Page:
“I’m still very busy, but it’s a different kind of busy. In this role, I provide advice on the fly and delve into the unknown almost daily—that was particularly true in the first few years. It’s not nearly as scheduled as work was in the firm,” he says. “The job is very pragmatic too. Not only are you giving legal advice, but it’s in the context of the organization’s risk appetite and business direction. I found that once I got a handle on that, it became easier.”

Today, Shaun sits on the executive committee for Aon Canada as its chief counsel. In this role, he’s essentially responsible for helping drive strategy while simultaneously managing risk.

“Every day is literally something different. I have a great team of lawyers I work with. They’re phenomenal and, as a whole, we’re a very capable group.”

Making the minutes count
It probably goes without saying that Shaun doesn’t have a lot of spare time. When he’s not at work, he’s typically spending time with his wife and sons—or volunteering on the board for Laurier University. For the past year, he’s been on the board as a “community at large” member, and he also is the chair of the HR sub-committee.

“Laurier has always been near and dear to me,” he explains. “I did my undergrad there. It is where I met my wife. Some of my closest friends are people I met there. It just seemed that if I was going to volunteer, Laurier would be the place to do it.”

Over the years, Shaun has received a lot of advice that has helped him get to where he is today—the most memorable of which involves never being afraid to ask questions.

“It’s better to ask questions up front rather than waiting three meetings to ask something you should have asked earlier,” he says. “I was also told once to ‘always try to contribute something meaningful to a meeting’. That advice came in handy when I was first starting out. It’s important to be seen as someone who will add value.”

He also is a great advocate of seizing the moment.

“Don’t put off to tomorrow what could be done today. You never know when the phone will ring or what will come up, so just do it if you have the time.”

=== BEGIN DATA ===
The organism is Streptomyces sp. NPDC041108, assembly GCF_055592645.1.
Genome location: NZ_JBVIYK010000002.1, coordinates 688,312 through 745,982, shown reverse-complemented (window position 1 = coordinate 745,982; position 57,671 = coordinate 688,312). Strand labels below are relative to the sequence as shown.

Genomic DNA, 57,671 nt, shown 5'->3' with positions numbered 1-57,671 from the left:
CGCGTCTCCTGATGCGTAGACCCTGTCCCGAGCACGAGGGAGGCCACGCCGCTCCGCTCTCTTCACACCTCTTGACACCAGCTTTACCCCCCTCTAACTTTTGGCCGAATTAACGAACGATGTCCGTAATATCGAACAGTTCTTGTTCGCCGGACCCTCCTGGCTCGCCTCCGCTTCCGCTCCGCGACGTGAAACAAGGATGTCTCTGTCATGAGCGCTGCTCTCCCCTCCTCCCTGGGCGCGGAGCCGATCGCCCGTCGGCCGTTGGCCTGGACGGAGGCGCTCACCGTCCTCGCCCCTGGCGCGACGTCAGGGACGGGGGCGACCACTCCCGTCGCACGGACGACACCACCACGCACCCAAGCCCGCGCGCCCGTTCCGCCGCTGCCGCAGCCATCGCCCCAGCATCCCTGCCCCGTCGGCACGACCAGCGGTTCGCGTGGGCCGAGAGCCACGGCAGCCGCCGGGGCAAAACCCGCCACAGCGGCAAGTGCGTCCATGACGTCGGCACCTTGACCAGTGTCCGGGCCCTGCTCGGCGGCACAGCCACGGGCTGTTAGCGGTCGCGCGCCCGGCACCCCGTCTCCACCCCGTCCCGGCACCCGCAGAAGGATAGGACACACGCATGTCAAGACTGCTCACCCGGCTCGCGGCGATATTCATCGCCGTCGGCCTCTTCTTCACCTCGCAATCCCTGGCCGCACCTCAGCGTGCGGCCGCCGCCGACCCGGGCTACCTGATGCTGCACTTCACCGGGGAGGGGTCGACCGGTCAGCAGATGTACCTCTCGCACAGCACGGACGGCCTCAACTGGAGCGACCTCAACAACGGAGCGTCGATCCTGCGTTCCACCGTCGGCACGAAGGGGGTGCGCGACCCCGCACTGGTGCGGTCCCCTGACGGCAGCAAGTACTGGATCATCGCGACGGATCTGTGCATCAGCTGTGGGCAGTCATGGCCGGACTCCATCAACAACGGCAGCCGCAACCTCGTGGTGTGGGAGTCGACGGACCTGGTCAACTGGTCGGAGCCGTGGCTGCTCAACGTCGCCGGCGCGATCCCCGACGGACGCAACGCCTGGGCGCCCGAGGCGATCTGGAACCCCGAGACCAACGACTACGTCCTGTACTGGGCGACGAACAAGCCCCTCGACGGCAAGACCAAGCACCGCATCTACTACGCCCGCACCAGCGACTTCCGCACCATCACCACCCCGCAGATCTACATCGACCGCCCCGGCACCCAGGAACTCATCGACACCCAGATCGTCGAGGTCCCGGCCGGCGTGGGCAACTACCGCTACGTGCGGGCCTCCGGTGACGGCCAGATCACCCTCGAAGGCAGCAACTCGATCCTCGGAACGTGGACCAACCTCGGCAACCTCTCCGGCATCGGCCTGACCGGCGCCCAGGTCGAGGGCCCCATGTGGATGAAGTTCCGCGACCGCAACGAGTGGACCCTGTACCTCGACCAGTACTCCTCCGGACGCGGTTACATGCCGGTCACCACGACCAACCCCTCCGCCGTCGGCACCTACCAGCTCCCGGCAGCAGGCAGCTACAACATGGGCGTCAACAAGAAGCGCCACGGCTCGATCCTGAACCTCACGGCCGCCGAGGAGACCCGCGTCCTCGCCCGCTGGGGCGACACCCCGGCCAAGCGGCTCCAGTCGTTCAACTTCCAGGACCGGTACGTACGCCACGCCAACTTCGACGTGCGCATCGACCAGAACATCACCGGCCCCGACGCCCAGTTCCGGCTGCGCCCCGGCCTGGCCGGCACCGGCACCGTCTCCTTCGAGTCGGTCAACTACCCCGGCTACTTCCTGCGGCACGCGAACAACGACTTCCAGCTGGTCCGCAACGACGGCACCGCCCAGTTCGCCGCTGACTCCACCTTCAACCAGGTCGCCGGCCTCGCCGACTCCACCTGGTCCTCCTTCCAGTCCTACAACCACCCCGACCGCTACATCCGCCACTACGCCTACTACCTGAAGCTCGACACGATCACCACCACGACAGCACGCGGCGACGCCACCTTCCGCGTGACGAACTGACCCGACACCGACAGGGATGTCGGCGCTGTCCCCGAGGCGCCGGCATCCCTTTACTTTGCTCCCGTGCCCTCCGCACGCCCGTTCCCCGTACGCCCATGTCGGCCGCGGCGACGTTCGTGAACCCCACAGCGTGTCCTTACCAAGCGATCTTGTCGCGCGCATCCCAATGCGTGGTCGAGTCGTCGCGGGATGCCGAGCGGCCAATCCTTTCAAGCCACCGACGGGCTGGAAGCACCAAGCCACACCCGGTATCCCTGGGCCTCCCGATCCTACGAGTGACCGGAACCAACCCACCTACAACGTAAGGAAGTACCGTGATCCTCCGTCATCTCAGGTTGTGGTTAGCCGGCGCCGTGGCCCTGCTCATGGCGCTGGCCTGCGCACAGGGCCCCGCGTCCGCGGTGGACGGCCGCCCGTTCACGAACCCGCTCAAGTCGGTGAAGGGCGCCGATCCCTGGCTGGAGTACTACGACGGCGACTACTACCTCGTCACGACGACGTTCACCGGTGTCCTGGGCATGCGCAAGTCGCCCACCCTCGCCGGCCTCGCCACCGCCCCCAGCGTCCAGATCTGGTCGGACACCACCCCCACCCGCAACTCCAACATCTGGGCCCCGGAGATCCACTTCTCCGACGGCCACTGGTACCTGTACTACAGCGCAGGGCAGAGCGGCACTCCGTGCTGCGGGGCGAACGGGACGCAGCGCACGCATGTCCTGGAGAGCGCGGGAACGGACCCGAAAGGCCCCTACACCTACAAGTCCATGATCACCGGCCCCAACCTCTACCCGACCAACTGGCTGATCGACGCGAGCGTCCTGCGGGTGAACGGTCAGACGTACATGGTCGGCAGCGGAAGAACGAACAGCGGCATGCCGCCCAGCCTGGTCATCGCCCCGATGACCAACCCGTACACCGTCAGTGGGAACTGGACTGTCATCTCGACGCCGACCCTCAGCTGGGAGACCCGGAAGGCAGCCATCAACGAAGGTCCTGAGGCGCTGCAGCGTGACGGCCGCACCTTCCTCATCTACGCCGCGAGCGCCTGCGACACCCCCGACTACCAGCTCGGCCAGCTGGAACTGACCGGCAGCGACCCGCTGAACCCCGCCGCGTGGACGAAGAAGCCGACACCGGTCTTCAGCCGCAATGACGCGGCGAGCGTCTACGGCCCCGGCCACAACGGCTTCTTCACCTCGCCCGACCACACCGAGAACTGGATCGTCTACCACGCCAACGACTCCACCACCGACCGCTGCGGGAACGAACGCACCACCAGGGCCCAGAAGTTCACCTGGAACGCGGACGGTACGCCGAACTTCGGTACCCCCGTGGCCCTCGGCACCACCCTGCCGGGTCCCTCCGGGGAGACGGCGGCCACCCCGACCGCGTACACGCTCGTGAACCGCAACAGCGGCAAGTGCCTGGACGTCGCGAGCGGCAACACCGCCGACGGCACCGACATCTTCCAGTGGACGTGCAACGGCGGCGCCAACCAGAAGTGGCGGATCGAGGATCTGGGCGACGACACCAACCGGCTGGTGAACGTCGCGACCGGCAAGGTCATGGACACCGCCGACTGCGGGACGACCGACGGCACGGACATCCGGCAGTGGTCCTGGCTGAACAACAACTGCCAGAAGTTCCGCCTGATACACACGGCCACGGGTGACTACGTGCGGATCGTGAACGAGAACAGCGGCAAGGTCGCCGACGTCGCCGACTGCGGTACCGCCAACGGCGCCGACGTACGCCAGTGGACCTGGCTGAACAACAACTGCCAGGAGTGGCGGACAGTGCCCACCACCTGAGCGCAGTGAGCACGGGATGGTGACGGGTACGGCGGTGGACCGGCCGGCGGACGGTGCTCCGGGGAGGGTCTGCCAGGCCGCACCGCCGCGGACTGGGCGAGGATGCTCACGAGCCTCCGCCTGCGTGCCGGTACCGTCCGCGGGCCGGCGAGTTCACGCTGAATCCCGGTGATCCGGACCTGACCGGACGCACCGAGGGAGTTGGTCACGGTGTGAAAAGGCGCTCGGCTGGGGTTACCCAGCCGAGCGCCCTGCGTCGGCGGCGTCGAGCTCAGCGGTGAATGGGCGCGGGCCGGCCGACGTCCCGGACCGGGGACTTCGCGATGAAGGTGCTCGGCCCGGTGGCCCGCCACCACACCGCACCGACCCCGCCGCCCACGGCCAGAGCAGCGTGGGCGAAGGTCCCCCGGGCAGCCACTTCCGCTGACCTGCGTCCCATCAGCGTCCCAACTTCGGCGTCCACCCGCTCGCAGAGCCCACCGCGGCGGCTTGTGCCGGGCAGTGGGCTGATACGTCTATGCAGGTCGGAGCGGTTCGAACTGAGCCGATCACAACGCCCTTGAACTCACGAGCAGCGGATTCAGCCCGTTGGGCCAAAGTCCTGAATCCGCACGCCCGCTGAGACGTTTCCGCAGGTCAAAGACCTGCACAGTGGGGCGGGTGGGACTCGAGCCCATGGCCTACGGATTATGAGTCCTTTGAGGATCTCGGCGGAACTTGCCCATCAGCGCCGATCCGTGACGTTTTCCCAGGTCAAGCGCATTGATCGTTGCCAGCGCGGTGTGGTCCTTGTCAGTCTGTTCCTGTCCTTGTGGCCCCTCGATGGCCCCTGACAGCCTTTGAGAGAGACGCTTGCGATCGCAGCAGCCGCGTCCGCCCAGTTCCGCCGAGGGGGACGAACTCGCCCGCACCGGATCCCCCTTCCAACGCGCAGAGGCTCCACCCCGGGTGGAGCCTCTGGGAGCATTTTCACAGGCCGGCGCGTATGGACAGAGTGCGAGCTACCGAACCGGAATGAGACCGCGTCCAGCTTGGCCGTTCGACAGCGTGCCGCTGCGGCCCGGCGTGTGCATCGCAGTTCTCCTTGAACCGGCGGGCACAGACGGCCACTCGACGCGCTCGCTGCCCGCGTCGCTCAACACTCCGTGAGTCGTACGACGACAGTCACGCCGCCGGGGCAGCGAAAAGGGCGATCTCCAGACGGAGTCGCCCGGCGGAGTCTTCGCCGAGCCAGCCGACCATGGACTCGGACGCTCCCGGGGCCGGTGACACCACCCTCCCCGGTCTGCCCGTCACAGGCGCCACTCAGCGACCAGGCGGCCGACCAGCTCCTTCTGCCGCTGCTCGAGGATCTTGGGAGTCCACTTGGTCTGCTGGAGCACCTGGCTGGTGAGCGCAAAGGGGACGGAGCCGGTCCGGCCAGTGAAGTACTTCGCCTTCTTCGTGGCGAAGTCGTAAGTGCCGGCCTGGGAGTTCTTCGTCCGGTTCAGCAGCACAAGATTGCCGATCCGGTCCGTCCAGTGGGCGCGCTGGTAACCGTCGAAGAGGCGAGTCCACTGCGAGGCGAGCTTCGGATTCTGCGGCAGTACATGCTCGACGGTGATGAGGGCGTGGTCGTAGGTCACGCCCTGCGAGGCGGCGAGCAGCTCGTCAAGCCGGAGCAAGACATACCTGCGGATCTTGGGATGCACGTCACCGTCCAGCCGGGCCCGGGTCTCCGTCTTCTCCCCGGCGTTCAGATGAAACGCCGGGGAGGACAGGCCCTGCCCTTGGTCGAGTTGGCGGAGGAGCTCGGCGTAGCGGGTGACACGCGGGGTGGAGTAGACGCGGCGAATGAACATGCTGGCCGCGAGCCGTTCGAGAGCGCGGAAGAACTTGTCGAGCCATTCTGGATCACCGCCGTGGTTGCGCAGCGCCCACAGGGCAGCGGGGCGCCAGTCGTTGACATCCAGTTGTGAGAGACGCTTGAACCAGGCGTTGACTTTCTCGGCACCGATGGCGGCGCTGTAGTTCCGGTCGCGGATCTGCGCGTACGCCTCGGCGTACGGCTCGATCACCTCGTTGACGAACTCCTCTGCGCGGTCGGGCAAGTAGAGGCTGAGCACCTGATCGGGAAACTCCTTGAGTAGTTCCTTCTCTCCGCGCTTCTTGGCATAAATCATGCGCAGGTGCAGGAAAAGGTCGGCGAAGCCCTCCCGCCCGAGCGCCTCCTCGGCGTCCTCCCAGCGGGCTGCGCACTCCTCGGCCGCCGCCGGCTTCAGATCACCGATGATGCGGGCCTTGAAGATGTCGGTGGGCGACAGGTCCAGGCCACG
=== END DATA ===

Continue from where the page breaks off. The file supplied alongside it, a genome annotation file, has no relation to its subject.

Think Tank

How blockchains could change the world

McKinsey & Company
In this interview, Don Tapscott explains why blockchains, the technology underpinning the cryptocurrency, have the potential to revolutionize the world economy. >

Blockchain: understanding the potential

Barclays
While still unpredictable, technologies around bitcoin have the potential to transform many different processes. Companies need to be discussing these developments at the board level, asking how this technology could help them and whether they should be investing in it. >

The impact of the blockchain goes beyond financial services

Harvard Business Review
”Blockchain technology is ushering in the second generation of the Internet, and if companies don’t want to get left behind, they’ll need to dodge the Innovator’s dilemma and disrupt from within.” >

Beyond bitcoin: Issues in regulating blockchain transactions

Duke University
“This resource integrates current research from leading computer scientists and cryptographers to elevate the legal community’s understanding of blockchain technology and, ultimately, to inform policymakers and practitioners as they consider different regulatory schemes.” >

Top 10 Trends Executives and General Counsel Should Follow

Lexology
Lexology's perspective on the top 10 critical trends to follow in the year ahead. >